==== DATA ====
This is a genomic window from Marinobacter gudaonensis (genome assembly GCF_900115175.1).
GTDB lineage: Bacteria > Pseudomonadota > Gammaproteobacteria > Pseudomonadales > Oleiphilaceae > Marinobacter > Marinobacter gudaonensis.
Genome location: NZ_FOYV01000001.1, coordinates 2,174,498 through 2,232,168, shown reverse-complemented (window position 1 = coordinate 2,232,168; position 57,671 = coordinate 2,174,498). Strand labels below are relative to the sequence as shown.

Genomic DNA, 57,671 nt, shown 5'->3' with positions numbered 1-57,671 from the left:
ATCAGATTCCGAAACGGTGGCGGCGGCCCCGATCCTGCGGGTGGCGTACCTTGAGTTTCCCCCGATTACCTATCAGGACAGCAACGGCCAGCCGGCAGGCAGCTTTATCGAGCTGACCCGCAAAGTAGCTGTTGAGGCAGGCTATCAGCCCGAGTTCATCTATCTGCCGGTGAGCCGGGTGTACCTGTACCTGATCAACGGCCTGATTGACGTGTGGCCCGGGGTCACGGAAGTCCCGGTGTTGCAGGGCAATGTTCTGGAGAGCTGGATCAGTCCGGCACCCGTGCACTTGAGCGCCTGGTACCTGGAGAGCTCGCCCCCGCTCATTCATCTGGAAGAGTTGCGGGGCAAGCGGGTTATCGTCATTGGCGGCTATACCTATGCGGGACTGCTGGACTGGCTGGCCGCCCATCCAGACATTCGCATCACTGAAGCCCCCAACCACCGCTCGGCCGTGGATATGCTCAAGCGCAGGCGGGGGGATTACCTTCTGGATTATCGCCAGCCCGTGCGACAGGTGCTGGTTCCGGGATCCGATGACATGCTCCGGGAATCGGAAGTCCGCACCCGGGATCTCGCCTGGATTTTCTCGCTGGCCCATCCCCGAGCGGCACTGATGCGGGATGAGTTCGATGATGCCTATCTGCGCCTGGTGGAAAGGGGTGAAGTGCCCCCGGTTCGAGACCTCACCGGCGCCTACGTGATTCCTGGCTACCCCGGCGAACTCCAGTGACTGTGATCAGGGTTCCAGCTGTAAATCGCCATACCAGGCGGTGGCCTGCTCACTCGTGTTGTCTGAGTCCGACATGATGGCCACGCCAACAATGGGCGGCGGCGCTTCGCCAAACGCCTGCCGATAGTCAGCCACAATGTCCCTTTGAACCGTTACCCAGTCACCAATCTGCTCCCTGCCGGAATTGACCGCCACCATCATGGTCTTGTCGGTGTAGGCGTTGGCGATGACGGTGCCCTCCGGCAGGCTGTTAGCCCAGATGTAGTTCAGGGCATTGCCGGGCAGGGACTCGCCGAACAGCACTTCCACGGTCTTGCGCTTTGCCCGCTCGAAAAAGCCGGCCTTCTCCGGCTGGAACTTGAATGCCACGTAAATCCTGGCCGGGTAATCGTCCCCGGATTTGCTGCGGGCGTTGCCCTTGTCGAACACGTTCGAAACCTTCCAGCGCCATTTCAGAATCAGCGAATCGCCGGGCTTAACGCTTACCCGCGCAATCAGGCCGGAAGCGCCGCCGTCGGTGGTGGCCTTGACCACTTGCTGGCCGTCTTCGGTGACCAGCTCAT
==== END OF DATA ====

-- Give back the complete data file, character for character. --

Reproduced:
This is a genomic window from Marinobacter gudaonensis (genome assembly GCF_900115175.1).
GTDB lineage: Bacteria > Pseudomonadota > Gammaproteobacteria > Pseudomonadales > Oleiphilaceae > Marinobacter > Marinobacter gudaonensis.
Genome location: NZ_FOYV01000001.1, coordinates 2,174,498 through 2,232,168, shown reverse-complemented (window position 1 = coordinate 2,232,168; position 57,671 = coordinate 2,174,498). Strand labels below are relative to the sequence as shown.

Genomic DNA, 57,671 nt, shown 5'->3' with positions numbered 1-57,671 from the left:
ATCAGATTCCGAAACGGTGGCGGCGGCCCCGATCCTGCGGGTGGCGTACCTTGAGTTTCCCCCGATTACCTATCAGGACAGCAACGGCCAGCCGGCAGGCAGCTTTATCGAGCTGACCCGCAAAGTAGCTGTTGAGGCAGGCTATCAGCCCGAGTTCATCTATCTGCCGGTGAGCCGGGTGTACCTGTACCTGATCAACGGCCTGATTGACGTGTGGCCCGGGGTCACGGAAGTCCCGGTGTTGCAGGGCAATGTTCTGGAGAGCTGGATCAGTCCGGCACCCGTGCACTTGAGCGCCTGGTACCTGGAGAGCTCGCCCCCGCTCATTCATCTGGAAGAGTTGCGGGGCAAGCGGGTTATCGTCATTGGCGGCTATACCTATGCGGGACTGCTGGACTGGCTGGCCGCCCATCCAGACATTCGCATCACTGAAGCCCCCAACCACCGCTCGGCCGTGGATATGCTCAAGCGCAGGCGGGGGGATTACCTTCTGGATTATCGCCAGCCCGTGCGACAGGTGCTGGTTCCGGGATCCGATGACATGCTCCGGGAATCGGAAGTCCGCACCCGGGATCTCGCCTGGATTTTCTCGCTGGCCCATCCCCGAGCGGCACTGATGCGGGATGAGTTCGATGATGCCTATCTGCGCCTGGTGGAAAGGGGTGAAGTGCCCCCGGTTCGAGACCTCACCGGCGCCTACGTGATTCCTGGCTACCCCGGCGAACTCCAGTGACTGTGATCAGGGTTCCAGCTGTAAATCGCCATACCAGGCGGTGGCCTGCTCACTCGTGTTGTCTGAGTCCGACATGATGGCCACGCCAACAATGGGCGGCGGCGCTTCGCCAAACGCCTGCCGATAGTCAGCCACAATGTCCCTTTGAACCGTTACCCAGTCACCAATCTGCTCCCTGCCGGAATTGACCGCCACCATCATGGTCTTGTCGGTGTAGGCGTTGGCGATGACGGTGCCCTCCGGCAGGCTGTTAGCCCAGATGTAGTTCAGGGCATTGCCGGGCAGGGACTCGCCGAACAGCACTTCCACGGTCTTGCGCTTTGCCCGCTCGAAAAAGCCGGCCTTCTCCGGCTGGAACTTGAATGCCACGTAAATCCTGGCCGGGTAATCGTCCCCGGATTTGCTGCGGGCGTTGCCCTTGTCGAACACGTTCGAAACCTTCCAGCGCCATTTCAGAATCAGCGAATCGCCGGGCTTAACGCTTACCCGCGCAATCAGGCCGGAAGCGCCGCCGTCGGTGGTGGCCTTGACCACTTGCTGGCCGTCTTCGGTGACCAGCTCAT